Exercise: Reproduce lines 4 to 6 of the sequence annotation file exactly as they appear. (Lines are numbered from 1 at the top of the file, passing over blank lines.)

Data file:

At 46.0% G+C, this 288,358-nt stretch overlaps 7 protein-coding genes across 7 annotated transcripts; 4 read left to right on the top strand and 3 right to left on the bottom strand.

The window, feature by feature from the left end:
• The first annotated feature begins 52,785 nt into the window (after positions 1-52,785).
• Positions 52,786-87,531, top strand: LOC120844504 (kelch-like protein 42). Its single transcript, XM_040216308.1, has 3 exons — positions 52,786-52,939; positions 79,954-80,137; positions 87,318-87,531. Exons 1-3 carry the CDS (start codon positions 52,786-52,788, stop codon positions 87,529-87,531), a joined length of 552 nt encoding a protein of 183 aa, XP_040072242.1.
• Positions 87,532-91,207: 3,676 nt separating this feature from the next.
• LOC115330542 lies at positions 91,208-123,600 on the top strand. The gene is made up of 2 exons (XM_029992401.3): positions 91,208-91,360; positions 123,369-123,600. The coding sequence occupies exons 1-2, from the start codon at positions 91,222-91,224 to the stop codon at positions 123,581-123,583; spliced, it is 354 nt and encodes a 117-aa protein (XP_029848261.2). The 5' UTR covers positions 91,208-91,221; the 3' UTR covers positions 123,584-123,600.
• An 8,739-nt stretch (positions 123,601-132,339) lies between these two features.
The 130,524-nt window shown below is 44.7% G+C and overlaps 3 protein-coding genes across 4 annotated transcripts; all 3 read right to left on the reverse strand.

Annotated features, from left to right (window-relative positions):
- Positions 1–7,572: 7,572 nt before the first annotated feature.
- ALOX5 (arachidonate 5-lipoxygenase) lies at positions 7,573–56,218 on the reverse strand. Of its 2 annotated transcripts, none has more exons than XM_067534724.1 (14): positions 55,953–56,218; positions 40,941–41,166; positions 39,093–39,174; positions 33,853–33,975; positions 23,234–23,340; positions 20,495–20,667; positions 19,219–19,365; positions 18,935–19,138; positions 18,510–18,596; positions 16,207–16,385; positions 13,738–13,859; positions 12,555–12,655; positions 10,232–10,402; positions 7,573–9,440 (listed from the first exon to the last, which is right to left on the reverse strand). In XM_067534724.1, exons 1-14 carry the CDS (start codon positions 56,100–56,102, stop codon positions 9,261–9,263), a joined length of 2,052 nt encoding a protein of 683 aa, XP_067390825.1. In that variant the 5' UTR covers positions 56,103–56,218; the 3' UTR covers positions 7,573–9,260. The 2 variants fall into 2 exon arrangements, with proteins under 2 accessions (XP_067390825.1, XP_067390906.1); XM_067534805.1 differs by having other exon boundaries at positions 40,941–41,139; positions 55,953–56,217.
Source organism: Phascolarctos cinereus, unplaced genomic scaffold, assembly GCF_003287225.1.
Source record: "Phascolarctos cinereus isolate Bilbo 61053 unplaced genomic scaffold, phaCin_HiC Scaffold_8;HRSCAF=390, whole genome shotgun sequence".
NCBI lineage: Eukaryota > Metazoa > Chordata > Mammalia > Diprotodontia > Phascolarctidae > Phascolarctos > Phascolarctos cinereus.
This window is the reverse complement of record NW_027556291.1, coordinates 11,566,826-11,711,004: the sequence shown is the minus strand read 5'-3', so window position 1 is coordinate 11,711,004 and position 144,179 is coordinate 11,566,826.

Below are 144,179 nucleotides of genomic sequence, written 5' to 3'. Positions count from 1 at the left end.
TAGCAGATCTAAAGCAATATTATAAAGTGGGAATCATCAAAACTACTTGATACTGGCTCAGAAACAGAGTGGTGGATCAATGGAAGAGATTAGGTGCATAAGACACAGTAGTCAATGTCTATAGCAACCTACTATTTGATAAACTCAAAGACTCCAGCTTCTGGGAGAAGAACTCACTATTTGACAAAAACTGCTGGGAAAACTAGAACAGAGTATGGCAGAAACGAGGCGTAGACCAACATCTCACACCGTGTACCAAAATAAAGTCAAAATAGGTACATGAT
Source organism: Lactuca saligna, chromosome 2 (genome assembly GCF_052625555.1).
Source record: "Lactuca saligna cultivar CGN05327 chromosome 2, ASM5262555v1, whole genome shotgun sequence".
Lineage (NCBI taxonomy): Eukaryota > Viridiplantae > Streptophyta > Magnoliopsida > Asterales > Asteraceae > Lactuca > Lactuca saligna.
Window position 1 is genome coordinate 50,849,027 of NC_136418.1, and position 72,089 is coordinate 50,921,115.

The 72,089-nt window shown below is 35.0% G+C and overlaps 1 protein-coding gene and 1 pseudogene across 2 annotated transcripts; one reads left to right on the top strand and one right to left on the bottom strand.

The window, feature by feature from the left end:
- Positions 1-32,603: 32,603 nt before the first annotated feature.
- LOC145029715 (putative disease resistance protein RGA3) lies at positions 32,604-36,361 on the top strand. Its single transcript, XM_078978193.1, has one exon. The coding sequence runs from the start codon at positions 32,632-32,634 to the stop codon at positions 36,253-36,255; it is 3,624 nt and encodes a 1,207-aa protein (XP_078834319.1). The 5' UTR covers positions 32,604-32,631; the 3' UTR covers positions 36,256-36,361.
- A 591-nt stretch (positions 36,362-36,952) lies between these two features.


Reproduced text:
• Positions 52,786-87,531, top strand: LOC120844504 (kelch-like protein 42). Its single transcript, XM_040216308.1, has 3 exons — positions 52,786-52,939; positions 79,954-80,137; positions 87,318-87,531. Exons 1-3 carry the CDS (start codon positions 52,786-52,788, stop codon positions 87,529-87,531), a joined length of 552 nt encoding a protein of 183 aa, XP_040072242.1.
• Positions 87,532-91,207: 3,676 nt separating this feature from the next.
• LOC115330542 lies at positions 91,208-123,600 on the top strand. The gene is made up of 2 exons (XM_029992401.3): positions 91,208-91,360; positions 123,369-123,600. The coding sequence occupies exons 1-2, from the start codon at positions 91,222-91,224 to the stop codon at positions 123,581-123,583; spliced, it is 354 nt and encodes a 117-aa protein (XP_029848261.2). The 5' UTR covers positions 91,208-91,221; the 3' UTR covers positions 123,584-123,600.